• FIGS. 9[0071] a and 9 b illustrate exemplary actions windows 270. An actions window 270 may be the primary definition space for specifying interaction activity. In actions window 270, users may select and define actions, assign campaign elements, and specify dependencies within interaction strings. In one implementation, the user may define an action by first selecting a graphical representation of an action in the build window 240. Selecting an action in the build window 240 associates the actions in the actions window 270 with a specific graphical representation in the build window 240.
  • After an action placeholder has been selected in the build window [0072] 240, the user may define details for the selected placeholder in the actions window 270. If an action placeholder has not been selected, instructional text 271 may be automatically generated and displayed to permit the user to select an icon. An action placeholder may be selected in different ways. For example, the action placeholder may be selected directly by highlighting the icon in the build window 240. Alternatively, the action placeholder may be selected using the selection window 272. Selection window 272 may include a drop-down list of choices. Selection window 272 may be automatically populated when an action is selected in the build window 240.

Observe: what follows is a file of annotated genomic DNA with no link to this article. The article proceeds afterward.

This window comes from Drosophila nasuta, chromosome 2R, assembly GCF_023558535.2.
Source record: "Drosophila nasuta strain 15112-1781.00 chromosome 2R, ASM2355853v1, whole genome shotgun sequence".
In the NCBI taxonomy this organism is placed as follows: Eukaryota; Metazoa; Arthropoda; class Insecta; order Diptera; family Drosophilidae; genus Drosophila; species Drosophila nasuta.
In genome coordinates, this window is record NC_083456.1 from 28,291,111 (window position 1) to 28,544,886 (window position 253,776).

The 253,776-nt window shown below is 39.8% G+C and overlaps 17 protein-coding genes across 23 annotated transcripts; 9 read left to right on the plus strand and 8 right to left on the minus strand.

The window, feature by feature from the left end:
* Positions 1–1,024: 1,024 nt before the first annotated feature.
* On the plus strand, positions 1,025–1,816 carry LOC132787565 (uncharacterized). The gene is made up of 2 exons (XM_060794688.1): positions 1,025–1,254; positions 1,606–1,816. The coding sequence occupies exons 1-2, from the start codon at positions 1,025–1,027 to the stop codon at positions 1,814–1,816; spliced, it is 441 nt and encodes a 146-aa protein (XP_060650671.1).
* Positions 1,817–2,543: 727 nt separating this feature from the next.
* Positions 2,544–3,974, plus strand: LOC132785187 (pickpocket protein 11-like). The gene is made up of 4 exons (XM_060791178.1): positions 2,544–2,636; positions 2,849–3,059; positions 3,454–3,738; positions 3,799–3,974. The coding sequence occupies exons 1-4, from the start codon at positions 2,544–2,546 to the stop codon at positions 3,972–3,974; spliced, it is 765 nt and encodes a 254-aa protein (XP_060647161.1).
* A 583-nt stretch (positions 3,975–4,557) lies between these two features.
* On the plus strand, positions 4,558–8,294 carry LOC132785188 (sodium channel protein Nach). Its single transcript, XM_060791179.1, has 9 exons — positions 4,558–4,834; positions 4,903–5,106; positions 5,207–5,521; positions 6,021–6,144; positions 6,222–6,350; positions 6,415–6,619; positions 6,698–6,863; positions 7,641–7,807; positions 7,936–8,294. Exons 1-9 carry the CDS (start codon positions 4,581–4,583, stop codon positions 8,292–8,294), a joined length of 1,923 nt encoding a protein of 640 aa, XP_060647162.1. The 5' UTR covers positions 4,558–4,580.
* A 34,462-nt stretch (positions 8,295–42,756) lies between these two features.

• The select action window [0073] 273 may be used to choose an action type. In one implementation, the action type may be predefined to be an action, such as, for example, send, call, generate lead, create opportunity, mail, and/or e-mail. Actions may include “and/or” functionality to represent alternate scenarios, such as, for example, multiple “or” dependencies.
  • The select campaign element window [0074] 274 may be used to select one or more campaign elements. A drop-down list may be used to display a range of choices for the user. The range of choices for the campaign elements may be predefined. The range of campaign elements choices may be tied to a data source. Active campaign elements include campaign elements that contain attributes that can drive interactions. In addition to campaign elements identified for a specific campaign, the user may have access to and be able to select non-campaign-specific campaign elements. The range of choices available in the select campaign elements window 274 may depend on the selection made in the select action window 273. For example, the selection of “send e-mail” in the select action window 273 would eliminate the choice of “direct mail” campaign elements from the select campaign elements window 274.